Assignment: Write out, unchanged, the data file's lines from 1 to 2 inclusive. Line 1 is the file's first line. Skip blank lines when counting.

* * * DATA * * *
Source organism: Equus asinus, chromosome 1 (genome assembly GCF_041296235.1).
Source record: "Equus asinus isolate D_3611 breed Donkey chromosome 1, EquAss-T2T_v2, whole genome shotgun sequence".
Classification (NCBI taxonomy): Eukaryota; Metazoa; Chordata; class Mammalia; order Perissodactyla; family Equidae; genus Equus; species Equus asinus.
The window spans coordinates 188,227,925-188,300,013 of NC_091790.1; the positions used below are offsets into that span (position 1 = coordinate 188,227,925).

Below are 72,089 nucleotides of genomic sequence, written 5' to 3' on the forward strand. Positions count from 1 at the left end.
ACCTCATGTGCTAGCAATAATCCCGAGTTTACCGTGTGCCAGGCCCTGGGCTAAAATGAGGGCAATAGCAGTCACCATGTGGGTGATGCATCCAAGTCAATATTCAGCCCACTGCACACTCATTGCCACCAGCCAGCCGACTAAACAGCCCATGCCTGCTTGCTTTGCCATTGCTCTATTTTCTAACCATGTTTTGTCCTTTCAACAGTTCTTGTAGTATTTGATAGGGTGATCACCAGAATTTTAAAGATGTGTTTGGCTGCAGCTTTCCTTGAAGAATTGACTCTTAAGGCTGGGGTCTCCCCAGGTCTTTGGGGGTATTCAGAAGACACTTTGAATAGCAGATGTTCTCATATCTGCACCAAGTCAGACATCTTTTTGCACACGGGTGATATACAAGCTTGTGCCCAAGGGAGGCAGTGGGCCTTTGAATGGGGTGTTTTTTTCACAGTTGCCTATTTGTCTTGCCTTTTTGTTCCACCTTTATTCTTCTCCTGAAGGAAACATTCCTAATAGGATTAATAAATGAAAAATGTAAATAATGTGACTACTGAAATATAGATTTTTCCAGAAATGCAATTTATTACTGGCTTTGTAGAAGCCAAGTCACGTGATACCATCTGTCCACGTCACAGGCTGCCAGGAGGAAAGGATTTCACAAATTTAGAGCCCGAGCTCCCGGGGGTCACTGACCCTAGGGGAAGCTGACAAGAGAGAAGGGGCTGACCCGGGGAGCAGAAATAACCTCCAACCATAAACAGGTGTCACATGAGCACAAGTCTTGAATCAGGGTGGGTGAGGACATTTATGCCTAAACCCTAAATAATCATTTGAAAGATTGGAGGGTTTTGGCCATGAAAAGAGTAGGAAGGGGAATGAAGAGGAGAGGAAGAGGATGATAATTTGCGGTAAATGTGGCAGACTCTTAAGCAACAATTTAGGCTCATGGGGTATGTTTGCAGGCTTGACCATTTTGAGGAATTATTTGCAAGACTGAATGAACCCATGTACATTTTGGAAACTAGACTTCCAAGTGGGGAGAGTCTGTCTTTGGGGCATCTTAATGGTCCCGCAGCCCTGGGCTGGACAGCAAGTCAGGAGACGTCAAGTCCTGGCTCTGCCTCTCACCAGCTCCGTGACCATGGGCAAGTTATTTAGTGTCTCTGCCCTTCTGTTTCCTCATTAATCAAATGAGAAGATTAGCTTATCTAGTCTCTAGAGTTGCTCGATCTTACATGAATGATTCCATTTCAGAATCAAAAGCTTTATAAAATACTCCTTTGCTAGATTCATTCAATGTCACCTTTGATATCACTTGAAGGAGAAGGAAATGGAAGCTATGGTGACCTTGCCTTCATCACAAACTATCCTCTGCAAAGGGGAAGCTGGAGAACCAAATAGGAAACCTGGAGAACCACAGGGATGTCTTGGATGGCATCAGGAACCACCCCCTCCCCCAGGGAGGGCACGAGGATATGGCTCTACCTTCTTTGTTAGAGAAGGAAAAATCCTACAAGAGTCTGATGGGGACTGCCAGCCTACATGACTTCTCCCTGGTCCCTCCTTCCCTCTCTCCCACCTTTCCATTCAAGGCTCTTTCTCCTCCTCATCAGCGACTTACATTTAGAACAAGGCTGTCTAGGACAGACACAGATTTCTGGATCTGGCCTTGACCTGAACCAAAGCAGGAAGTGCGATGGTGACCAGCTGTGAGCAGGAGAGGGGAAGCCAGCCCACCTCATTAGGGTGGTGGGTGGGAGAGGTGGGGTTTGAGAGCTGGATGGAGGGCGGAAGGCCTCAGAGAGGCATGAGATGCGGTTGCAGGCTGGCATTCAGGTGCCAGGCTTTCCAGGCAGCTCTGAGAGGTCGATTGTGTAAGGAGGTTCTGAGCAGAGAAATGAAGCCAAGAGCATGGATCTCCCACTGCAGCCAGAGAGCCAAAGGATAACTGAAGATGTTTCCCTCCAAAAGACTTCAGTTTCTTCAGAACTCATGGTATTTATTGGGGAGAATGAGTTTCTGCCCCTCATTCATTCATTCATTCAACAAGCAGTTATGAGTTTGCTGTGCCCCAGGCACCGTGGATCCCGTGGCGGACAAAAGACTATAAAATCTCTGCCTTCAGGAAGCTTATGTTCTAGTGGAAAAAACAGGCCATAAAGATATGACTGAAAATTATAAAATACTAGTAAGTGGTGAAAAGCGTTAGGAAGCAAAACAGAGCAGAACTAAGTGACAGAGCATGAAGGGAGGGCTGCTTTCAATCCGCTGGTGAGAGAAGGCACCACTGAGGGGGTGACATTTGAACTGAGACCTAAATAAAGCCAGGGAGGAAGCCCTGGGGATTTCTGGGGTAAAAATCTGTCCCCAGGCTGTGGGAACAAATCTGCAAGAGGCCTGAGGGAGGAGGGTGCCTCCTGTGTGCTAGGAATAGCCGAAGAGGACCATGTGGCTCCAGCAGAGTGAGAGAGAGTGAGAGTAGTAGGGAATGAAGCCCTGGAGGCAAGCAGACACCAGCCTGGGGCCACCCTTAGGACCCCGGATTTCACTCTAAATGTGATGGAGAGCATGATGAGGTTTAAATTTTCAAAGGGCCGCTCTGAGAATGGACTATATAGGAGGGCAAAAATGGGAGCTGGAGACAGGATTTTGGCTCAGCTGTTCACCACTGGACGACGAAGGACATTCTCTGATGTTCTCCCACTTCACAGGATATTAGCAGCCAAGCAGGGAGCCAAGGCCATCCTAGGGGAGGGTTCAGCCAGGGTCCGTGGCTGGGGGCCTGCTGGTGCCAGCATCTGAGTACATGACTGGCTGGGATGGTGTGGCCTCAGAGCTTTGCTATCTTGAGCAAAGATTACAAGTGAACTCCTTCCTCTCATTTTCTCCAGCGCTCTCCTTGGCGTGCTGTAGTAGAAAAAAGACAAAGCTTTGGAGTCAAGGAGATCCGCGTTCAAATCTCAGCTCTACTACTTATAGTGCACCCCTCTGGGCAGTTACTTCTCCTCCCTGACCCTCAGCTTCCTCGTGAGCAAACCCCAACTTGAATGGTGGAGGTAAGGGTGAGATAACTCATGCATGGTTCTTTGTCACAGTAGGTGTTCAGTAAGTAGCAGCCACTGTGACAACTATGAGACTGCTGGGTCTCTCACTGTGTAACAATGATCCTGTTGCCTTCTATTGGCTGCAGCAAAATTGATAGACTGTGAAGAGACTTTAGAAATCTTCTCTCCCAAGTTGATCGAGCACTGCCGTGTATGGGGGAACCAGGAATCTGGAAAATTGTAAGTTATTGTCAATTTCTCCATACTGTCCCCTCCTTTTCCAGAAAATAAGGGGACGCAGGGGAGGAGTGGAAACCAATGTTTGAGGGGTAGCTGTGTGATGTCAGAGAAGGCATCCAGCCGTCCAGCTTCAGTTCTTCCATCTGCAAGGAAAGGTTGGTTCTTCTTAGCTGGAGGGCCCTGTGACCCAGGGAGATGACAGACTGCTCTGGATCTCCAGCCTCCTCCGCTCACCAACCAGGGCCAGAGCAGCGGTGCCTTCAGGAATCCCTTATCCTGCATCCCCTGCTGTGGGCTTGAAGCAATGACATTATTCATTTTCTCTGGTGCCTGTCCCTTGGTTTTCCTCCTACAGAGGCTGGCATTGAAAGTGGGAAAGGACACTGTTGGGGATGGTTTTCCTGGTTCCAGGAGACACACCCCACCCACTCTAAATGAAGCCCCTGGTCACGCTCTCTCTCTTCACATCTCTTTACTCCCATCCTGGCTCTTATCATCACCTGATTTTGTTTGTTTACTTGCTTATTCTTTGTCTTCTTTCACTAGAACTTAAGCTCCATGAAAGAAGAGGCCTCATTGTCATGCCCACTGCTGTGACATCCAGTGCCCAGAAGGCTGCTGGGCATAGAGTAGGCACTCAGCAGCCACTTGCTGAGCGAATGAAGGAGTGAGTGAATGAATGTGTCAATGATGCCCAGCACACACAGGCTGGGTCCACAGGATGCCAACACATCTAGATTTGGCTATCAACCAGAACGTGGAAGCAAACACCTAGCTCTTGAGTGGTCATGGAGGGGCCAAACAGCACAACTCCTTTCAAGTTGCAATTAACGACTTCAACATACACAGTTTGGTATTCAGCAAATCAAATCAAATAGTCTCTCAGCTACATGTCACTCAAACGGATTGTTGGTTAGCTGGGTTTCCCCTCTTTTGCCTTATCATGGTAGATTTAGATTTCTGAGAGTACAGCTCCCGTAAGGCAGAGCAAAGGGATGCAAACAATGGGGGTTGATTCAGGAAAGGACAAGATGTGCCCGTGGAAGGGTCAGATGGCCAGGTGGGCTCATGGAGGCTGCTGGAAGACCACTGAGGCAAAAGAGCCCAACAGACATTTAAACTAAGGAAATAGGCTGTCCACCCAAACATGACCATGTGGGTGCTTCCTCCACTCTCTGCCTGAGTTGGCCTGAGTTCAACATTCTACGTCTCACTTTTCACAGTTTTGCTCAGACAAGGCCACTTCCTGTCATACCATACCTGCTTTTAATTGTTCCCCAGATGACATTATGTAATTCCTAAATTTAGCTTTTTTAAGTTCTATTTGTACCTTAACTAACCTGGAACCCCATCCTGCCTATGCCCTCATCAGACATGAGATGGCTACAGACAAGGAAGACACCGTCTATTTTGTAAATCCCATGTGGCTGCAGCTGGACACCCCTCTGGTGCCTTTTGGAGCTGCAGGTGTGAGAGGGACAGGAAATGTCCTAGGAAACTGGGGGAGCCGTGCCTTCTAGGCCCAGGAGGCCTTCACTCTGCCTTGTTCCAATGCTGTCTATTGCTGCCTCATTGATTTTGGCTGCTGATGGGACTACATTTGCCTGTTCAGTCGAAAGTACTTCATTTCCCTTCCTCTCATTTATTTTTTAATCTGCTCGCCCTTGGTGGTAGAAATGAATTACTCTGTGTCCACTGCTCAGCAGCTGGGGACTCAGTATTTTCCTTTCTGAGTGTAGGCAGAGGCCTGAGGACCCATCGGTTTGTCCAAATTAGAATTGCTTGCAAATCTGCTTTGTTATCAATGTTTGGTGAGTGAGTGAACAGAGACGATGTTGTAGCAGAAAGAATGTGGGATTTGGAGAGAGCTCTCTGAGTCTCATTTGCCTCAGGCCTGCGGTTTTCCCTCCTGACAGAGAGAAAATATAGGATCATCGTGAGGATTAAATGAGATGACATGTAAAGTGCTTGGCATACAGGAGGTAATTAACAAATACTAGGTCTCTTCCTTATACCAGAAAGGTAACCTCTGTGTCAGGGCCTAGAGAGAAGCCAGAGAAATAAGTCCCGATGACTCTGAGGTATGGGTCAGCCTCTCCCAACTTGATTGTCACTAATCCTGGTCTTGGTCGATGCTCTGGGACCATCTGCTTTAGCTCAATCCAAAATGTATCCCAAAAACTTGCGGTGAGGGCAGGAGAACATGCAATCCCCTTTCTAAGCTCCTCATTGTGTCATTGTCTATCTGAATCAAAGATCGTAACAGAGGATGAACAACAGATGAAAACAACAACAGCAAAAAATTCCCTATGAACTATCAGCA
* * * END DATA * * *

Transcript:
Source organism: Equus asinus, chromosome 1 (genome assembly GCF_041296235.1).
Source record: "Equus asinus isolate D_3611 breed Donkey chromosome 1, EquAss-T2T_v2, whole genome shotgun sequence".